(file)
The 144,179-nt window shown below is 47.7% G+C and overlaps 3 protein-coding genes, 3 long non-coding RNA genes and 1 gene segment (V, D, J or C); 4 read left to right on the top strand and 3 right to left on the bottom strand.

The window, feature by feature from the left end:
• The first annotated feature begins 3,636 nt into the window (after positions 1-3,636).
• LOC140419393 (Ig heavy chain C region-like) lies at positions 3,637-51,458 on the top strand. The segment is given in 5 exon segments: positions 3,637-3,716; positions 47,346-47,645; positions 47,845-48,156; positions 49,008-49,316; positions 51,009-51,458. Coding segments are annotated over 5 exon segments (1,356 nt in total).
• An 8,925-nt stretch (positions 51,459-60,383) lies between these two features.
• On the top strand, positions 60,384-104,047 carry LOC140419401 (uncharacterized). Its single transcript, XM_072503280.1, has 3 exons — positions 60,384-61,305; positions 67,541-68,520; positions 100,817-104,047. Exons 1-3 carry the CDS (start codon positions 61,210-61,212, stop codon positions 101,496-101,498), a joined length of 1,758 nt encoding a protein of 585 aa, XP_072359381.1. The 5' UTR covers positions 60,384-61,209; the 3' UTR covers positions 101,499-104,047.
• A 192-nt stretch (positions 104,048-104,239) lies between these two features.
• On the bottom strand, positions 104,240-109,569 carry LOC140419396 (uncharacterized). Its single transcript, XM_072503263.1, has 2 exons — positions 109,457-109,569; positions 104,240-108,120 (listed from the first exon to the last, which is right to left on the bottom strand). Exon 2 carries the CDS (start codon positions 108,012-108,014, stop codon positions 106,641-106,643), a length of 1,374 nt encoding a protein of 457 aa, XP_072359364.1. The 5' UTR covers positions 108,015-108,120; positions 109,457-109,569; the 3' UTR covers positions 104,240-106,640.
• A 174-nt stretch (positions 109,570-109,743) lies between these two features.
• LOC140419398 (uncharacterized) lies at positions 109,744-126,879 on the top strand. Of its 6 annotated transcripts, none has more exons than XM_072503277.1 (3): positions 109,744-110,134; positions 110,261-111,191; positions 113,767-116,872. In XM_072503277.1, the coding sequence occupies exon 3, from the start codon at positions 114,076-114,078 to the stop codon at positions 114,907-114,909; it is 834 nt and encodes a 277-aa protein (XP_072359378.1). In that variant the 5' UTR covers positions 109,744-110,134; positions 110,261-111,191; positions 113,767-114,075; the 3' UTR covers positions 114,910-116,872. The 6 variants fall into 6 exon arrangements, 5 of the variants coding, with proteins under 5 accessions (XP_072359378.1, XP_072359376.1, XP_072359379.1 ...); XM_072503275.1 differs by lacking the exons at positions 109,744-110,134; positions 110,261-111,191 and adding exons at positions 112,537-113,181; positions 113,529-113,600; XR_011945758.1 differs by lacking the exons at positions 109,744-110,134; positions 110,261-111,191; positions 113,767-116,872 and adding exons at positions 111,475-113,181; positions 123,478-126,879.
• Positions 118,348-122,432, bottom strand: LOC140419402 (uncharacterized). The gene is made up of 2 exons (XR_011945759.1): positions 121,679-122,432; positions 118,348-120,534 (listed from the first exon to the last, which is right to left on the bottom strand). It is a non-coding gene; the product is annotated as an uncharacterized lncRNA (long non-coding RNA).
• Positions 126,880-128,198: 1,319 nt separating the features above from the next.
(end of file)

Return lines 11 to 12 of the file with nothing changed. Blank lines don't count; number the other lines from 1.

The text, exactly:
• Positions 118,348-122,432, bottom strand: LOC140419402 (uncharacterized). The gene is made up of 2 exons (XR_011945759.1): positions 121,679-122,432; positions 118,348-120,534 (listed from the first exon to the last, which is right to left on the bottom strand). It is a non-coding gene; the product is annotated as an uncharacterized lncRNA (long non-coding RNA).
• Positions 126,880-128,198: 1,319 nt separating the features above from the next.